I was gone for the long weekend of Halloween to one of the country’s overlooked tourists’ destinations – Romblon.
A cluster of 20 islands and islets of 17 municipalities and 17 dialects, Romblon is the marble capital of the country, as taught to us in our childhood days. Its capital town, also named Romblon in the island of the same name was my recent discovery.
Romblon, Romblon is the heart of the province, geographically and politically. This town capital is an island situated in between the bigger islands of Sibuyan and Tablas. Sibuyan Island is known for its white sand beaches and for Mt. Guiting-Guiting, a favorite trek for mountaineers, while Tablas Island also harbors great beaches apart from being the gateway to the province by air.
But Romblon, Romblon beckons everyone with its own beauty – numerous unspoiled dive sites, white sand island beaches and caves, lovely people and its inland treasures of historical and religious significance.
My original plan was to go to the nearby Cobrador Island, still part of the town, but with limited time, I ended up exploring the inland spots. No regrets though, because with the short stint in the island, I have proven that Romblon is more than the marble as we used to equate it.
I commissioned Kuya Dodong, a trike driver, to tour and guide me around the town’s places of interests for a hefty amount of P500 which I later realized to be expensive. I was first brought to St. Joseph Cathedral of Poblacion, Romblon, Romblon. The church and its belfry is the oldest in the province. Originally built in 15th century by Recollect Fathers, the church underwent a major renovation and reconstruction to what it is now. But the old collection of antique icons and religious paintings still remain inside.
Then we went to the two old forts on the two adjacent hills near the port – the fortresses of San Andres and Santiago. The twin forts made of coral blocks and bricks were erected during the Spanish era to guard the town against the Moro raiders and Dutch pirates. To date, the two forts have already lost their old grandeur. The Fort San Andres now houses the Philippine Atmospheric Geophysical and Astronomical Services (PAGASA) Romblon observatory while Fort Santiago is almost gone.
After trekking the two hills, we then drove five kilometers to Barangay Lonos, to perhaps the most beautiful beach in the island – Bonbon Beach, a privately owned beach with white sand on a gradually sloping seafront that stretches up to approximately two kilometers. It is linked to an islet named Bang-og which is submerged on a knee to chest deep sandbar during low tide. The beach has no cottages and amenities, and since it is a private property, you need to ask permission if you have plan of docking or camping there.
From Bonbon Beach, we walked to the coastline, crossed the big boulders and reached a small strip of white sand beach named Margie, which is connected to another beach named Tiamban, only separated by smaller boulders. Unlike the other two, Tiamban Beach has cottages and structures.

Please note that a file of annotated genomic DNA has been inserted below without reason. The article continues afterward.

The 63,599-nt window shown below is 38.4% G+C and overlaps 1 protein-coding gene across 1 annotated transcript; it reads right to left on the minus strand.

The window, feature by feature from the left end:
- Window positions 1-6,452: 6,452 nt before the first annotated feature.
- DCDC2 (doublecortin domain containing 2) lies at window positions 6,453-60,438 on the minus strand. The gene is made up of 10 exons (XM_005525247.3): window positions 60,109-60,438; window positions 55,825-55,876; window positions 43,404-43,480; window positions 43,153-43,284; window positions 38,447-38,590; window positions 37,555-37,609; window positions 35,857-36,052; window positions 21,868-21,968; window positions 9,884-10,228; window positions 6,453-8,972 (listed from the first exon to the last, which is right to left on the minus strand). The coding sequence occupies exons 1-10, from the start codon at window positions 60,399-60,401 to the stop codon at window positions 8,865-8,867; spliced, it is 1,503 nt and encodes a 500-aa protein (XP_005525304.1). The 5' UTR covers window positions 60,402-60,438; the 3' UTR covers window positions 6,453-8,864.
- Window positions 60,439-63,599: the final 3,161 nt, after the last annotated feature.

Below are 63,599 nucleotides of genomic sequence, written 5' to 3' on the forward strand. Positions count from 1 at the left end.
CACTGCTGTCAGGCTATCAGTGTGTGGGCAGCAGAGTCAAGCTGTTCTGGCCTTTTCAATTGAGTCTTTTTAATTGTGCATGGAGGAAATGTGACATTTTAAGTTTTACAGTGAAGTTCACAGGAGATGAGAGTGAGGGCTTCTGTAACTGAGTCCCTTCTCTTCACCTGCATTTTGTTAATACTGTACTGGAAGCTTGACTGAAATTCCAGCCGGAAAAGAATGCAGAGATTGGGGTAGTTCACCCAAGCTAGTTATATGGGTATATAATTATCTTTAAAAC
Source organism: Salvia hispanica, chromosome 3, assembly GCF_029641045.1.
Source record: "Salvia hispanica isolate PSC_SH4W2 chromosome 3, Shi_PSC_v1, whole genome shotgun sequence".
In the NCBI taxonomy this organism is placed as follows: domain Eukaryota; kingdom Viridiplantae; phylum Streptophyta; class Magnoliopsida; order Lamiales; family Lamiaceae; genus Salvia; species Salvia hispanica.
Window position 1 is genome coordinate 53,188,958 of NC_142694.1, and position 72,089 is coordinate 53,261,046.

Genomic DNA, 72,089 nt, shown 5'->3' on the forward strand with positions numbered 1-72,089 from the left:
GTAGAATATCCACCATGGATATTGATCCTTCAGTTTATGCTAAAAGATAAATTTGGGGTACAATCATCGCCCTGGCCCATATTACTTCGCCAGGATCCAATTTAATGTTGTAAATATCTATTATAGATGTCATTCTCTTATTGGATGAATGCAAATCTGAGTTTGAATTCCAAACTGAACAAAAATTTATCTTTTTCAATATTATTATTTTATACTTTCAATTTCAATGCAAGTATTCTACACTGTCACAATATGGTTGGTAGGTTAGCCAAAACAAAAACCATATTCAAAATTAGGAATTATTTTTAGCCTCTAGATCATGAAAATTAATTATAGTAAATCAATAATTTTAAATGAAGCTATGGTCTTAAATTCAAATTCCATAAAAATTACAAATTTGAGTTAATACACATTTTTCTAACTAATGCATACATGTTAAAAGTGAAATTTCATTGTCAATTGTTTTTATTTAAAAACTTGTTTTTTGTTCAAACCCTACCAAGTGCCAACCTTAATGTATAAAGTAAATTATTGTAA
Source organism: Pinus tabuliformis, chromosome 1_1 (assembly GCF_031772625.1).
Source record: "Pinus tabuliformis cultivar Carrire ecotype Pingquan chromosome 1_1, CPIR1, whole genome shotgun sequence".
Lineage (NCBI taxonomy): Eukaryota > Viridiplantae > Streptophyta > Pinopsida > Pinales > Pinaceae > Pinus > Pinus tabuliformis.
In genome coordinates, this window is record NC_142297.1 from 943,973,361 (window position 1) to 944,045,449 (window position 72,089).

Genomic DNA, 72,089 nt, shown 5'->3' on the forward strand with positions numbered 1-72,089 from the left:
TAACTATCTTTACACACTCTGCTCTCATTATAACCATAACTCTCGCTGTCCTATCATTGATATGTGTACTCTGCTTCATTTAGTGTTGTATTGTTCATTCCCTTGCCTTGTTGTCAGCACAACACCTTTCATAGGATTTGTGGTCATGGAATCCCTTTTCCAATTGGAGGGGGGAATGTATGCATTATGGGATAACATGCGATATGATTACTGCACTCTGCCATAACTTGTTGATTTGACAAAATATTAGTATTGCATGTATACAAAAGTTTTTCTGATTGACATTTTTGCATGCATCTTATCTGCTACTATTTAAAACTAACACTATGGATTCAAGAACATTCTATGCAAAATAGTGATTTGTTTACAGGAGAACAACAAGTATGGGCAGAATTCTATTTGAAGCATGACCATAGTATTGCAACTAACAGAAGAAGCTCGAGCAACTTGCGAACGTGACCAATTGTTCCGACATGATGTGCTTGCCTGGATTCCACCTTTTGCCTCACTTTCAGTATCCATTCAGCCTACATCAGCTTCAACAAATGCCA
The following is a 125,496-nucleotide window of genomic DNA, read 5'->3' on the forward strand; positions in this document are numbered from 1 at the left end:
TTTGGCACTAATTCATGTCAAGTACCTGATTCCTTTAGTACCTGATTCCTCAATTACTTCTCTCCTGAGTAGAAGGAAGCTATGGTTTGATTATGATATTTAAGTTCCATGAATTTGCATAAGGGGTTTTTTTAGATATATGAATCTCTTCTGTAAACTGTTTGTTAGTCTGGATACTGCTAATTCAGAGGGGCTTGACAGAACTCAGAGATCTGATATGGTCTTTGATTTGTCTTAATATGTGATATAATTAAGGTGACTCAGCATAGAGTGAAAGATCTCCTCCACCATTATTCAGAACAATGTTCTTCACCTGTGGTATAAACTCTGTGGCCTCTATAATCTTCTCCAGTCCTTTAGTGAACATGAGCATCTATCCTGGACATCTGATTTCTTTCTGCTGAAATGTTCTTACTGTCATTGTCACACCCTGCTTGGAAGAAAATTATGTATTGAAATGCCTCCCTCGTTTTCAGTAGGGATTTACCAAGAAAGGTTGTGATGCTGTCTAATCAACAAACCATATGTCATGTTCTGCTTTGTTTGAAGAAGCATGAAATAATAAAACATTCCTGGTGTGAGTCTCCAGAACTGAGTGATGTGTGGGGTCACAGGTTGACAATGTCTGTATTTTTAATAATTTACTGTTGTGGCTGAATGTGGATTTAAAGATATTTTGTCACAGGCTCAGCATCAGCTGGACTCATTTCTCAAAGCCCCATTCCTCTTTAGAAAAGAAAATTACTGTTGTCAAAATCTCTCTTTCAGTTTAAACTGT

After hopping beach after beach in Barangay Lonos, we drove for almost half-an-hour, passing some dive shops before reaching Barangay Talipasak where the San Pedro Beach Resort is located. San Pedro beach Resort offers a quiet and relaxed beach accommodation for as low as P600 per night on a fan room. The resort, owned by Ate Mina Mingowa (+639282730515), has eight room cottages, a restaurant and offers a secluded and private beach. We spent sometime in the resort listening to Ate Mina’s stories and some facts of Romblon. She knows a lot about the place, her hometown.
At noon, we left the Talipasak and drove back to the town, but Kuya Dodong brought me to the Provincial Capitol Complex first before ending the tour. By 1 PM, I was already at Romblon Deli, ordering a whole Hawaiian Pizza. I took the pizza to my room at Parc Bay Mansion and spent some time watching Living Asia Channel while pigging out the whole pizza that was actually good for six person. Shortly after, I went out and walked around the town center. There were a lot of atis vendors in the plaza, these atis came from Nagoso or Cobrador Island, according to one of the vendors. I walked further and passed by Romblon Plaza Hotel, the public theater where the youth leaders were busy preparing for their Halloween party at night, the plaza and the church before going back to my room.
I was actually thinking of my way home since Rapal Ferry to Batangas will depart late afternoon of the next day and Montenegro the day after Rapal. I already set my mind for a Romblon-San Agustion-Odiongan-Roxas-Calapan-Batangas-Manila route, but a few minutes before five, I went to my room’s window and saw the M/V Princess Annavell docked at the port. I quickly went down and asked around about its next destination. To my surprise, it was heading to Batangas in 10 minutes. Right then and there, I decided to catch that ferry. It was the perfect ferry, I said to myself. I needed to go home ahead of the others who will be returning to the city the next day. So I hurriedly packed my stuff and made my self ready to go in less than five minutes. The hotel staff offered his habal-habal, and I made it to the ferry just on time. The ferry staff told me to board immediately and pay for the fare inside the ship. The moment I stepped in, the gangplank was raised and the ferry left the port. Whew! That was quick! I didn’t even pay the terminal fee.
I spent only nine hours in Romblon and 34 hours in travel, 28 of which by boat on very rough seas. Honestly, I got afraid of the ride and I almost throw up of dizziness. But as Ate Mina says, the discomfort of going to Romblon is all worth it. I couldn’t agree more.
The hassle and buzzle of going to and around Romblon is perhaps one of the reasons why tourists seldom go there. Nevertheless, Ate Mina and I like the way it is now, a serene paradise unspoiled and unexploited.